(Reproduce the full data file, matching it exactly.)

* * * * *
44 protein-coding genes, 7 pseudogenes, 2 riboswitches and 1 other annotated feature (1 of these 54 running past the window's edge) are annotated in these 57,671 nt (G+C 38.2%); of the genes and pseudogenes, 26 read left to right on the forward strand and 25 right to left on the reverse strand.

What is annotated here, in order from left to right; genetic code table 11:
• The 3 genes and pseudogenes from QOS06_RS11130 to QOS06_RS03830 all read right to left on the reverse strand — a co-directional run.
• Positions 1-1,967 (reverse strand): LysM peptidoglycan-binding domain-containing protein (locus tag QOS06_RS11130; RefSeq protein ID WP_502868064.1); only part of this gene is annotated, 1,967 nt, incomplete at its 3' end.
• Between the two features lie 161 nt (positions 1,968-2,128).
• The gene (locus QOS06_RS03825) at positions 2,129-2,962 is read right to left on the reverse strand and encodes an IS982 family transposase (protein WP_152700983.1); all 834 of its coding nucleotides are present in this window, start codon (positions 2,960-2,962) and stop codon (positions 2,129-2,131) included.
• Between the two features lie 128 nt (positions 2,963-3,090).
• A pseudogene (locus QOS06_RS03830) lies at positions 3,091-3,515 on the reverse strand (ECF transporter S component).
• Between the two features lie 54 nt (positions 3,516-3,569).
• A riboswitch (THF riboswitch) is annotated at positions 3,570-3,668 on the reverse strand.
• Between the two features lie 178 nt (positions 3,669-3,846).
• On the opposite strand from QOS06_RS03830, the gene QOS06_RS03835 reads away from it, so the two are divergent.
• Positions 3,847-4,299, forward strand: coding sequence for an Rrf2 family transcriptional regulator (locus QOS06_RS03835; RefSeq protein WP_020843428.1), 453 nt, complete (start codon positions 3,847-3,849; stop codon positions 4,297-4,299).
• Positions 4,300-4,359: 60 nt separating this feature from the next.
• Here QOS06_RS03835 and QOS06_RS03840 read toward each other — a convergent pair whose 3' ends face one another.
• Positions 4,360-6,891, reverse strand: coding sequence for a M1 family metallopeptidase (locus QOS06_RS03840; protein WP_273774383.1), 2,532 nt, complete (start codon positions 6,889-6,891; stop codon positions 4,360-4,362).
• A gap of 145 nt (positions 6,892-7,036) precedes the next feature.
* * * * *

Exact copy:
44 protein-coding genes, 7 pseudogenes, 2 riboswitches and 1 other annotated feature (1 of these 54 running past the window's edge) are annotated in these 57,671 nt (G+C 38.2%); of the genes and pseudogenes, 26 read left to right on the forward strand and 25 right to left on the reverse strand.

What is annotated here, in order from left to right; genetic code table 11:
• The 3 genes and pseudogenes from QOS06_RS11130 to QOS06_RS03830 all read right to left on the reverse strand — a co-directional run.
• Positions 1-1,967 (reverse strand): LysM peptidoglycan-binding domain-containing protein (locus tag QOS06_RS11130; RefSeq protein ID WP_502868064.1); only part of this gene is annotated, 1,967 nt, incomplete at its 3' end.
• Between the two features lie 161 nt (positions 1,968-2,128).
• The gene (locus QOS06_RS03825) at positions 2,129-2,962 is read right to left on the reverse strand and encodes an IS982 family transposase (protein WP_152700983.1); all 834 of its coding nucleotides are present in this window, start codon (positions 2,960-2,962) and stop codon (positions 2,129-2,131) included.
• Between the two features lie 128 nt (positions 2,963-3,090).
• A pseudogene (locus QOS06_RS03830) lies at positions 3,091-3,515 on the reverse strand (ECF transporter S component).
• Between the two features lie 54 nt (positions 3,516-3,569).
• A riboswitch (THF riboswitch) is annotated at positions 3,570-3,668 on the reverse strand.
• Between the two features lie 178 nt (positions 3,669-3,846).
• On the opposite strand from QOS06_RS03830, the gene QOS06_RS03835 reads away from it, so the two are divergent.
• Positions 3,847-4,299, forward strand: coding sequence for an Rrf2 family transcriptional regulator (locus QOS06_RS03835; RefSeq protein WP_020843428.1), 453 nt, complete (start codon positions 3,847-3,849; stop codon positions 4,297-4,299).
• Positions 4,300-4,359: 60 nt separating this feature from the next.
• Here QOS06_RS03835 and QOS06_RS03840 read toward each other — a convergent pair whose 3' ends face one another.
• Positions 4,360-6,891, reverse strand: coding sequence for a M1 family metallopeptidase (locus QOS06_RS03840; protein WP_273774383.1), 2,532 nt, complete (start codon positions 6,889-6,891; stop codon positions 4,360-4,362).
• A gap of 145 nt (positions 6,892-7,036) precedes the next feature.